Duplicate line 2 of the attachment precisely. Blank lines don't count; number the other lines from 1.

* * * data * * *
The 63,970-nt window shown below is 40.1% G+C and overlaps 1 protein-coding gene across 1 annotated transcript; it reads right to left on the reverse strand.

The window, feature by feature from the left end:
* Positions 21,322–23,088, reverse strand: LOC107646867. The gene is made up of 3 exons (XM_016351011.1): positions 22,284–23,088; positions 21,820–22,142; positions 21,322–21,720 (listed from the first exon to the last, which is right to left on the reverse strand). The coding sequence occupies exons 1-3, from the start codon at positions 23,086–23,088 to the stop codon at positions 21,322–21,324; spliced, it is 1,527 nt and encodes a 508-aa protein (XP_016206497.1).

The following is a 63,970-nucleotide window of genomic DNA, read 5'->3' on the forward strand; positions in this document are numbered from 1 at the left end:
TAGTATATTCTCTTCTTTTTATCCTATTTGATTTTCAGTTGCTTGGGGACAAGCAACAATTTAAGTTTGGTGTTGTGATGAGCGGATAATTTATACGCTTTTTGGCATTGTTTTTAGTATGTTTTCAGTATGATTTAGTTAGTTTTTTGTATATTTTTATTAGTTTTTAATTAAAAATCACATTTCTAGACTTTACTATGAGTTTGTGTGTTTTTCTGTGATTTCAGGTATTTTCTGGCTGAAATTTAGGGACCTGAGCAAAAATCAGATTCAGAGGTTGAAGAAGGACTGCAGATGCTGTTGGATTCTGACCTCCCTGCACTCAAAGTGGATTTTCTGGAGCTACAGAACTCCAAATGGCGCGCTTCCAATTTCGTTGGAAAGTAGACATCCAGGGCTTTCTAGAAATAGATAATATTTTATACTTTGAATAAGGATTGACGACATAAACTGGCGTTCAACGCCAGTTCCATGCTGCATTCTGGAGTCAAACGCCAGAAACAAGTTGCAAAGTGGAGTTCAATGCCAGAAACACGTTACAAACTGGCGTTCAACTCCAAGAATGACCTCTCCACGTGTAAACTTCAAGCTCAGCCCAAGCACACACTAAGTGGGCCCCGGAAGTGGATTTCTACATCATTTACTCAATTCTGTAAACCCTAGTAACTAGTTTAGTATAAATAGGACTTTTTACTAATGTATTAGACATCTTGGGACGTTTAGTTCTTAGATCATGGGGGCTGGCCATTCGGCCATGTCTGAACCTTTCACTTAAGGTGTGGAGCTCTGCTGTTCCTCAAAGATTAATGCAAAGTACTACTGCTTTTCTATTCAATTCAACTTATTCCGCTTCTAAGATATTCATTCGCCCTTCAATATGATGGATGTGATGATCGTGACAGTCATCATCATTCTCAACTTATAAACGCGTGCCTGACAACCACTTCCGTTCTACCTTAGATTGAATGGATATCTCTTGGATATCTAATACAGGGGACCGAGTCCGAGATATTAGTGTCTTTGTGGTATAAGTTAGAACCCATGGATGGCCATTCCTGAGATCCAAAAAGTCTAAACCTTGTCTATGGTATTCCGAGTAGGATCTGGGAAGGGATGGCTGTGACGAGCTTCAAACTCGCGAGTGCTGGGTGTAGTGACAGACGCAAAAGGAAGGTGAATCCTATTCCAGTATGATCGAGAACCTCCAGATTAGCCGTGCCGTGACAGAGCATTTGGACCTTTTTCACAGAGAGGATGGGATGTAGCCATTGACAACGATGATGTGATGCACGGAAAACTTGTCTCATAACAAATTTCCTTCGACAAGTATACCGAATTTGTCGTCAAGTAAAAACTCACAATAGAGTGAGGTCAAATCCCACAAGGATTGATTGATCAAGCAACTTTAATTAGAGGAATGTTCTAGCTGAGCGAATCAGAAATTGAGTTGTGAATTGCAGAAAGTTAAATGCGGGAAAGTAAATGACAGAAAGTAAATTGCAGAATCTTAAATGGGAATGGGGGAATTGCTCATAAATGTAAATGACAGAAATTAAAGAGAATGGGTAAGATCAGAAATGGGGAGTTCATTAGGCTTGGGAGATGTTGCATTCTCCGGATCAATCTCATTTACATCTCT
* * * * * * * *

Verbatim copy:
The window, feature by feature from the left end: